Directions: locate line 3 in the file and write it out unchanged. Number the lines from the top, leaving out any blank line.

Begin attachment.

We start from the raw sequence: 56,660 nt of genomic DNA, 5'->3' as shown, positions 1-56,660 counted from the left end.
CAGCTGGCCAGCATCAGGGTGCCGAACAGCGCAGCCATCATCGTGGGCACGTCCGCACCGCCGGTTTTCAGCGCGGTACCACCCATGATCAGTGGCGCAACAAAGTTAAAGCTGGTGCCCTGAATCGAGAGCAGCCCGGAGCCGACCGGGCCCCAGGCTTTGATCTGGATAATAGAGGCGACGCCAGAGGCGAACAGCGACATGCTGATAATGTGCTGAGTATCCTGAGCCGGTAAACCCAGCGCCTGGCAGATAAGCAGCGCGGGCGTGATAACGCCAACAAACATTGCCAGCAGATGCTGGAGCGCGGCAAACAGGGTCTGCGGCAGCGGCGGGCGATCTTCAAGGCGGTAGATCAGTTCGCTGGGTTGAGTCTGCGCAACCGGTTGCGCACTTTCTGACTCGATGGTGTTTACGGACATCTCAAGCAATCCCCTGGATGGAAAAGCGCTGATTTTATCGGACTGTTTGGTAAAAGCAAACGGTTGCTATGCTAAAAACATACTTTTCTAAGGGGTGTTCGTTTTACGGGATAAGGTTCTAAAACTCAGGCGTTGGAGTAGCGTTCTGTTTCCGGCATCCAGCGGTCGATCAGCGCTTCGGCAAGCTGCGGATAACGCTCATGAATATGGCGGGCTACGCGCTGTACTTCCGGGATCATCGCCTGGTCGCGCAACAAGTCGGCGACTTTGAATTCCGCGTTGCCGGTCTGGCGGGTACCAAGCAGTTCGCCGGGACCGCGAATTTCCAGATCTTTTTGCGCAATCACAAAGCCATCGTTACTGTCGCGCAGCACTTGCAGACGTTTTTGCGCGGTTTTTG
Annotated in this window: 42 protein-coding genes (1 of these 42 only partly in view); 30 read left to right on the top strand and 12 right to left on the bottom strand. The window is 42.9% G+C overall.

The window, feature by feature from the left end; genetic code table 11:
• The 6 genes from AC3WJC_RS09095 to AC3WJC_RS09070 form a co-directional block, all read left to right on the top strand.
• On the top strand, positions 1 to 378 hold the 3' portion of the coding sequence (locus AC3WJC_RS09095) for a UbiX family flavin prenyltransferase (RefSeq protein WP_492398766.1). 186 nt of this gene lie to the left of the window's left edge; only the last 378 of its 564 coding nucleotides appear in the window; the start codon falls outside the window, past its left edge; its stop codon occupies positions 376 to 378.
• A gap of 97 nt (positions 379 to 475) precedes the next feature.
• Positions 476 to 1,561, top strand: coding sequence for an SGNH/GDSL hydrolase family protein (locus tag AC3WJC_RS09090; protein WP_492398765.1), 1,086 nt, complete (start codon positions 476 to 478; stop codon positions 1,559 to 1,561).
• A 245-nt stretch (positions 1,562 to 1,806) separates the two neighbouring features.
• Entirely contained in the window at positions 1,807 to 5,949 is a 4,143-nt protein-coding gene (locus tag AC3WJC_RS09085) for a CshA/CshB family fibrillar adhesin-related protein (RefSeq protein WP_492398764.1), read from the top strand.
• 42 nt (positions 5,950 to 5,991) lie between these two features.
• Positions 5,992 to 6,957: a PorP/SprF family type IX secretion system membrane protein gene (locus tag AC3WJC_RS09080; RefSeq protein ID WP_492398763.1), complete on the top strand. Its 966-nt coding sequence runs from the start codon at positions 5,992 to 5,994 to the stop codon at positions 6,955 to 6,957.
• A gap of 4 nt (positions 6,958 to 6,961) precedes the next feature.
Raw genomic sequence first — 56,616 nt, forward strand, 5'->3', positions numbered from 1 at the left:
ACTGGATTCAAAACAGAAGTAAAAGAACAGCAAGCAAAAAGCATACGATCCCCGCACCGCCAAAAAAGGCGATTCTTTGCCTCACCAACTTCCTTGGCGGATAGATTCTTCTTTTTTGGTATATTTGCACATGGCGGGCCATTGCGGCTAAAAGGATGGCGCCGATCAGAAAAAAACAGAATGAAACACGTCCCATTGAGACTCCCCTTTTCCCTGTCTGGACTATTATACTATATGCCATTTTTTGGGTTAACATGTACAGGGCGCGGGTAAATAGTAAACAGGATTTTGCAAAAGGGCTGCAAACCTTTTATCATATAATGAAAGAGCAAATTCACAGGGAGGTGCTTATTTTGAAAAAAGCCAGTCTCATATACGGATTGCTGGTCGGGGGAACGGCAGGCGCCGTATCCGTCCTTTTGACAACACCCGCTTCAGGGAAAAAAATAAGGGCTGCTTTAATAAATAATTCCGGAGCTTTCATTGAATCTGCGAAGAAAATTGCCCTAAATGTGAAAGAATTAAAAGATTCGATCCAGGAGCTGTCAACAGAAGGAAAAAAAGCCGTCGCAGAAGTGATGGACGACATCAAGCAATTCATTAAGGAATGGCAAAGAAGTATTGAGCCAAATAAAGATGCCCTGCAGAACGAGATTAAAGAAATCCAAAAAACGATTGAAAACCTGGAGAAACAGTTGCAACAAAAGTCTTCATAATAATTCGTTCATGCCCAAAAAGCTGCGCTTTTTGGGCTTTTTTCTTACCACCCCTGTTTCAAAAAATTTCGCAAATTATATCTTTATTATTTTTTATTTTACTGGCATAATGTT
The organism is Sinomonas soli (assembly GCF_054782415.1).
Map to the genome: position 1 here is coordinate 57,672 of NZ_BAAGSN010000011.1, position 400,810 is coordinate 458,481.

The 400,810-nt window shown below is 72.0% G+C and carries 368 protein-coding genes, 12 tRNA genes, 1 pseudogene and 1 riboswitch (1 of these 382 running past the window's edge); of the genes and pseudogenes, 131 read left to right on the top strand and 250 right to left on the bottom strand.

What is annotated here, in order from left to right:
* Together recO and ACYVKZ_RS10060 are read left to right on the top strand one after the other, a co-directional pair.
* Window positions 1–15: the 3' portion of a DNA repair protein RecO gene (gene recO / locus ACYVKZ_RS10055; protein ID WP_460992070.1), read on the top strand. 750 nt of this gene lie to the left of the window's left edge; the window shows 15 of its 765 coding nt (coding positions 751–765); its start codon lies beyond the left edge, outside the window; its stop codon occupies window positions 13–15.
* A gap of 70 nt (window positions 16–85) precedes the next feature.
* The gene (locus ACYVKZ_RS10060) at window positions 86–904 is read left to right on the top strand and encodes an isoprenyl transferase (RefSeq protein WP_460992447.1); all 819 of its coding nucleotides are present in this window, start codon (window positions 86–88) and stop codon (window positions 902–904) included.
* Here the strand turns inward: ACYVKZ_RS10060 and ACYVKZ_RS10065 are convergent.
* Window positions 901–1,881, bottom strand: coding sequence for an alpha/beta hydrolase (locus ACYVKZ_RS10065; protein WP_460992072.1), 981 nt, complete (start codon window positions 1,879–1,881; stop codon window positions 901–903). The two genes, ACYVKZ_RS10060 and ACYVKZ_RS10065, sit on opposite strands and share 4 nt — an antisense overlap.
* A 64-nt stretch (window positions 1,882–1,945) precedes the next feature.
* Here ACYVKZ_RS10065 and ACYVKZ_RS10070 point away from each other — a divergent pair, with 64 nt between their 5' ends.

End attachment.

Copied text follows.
Annotated in this window: 42 protein-coding genes (1 of these 42 only partly in view); 30 read left to right on the top strand and 12 right to left on the bottom strand. The window is 42.9% G+C overall.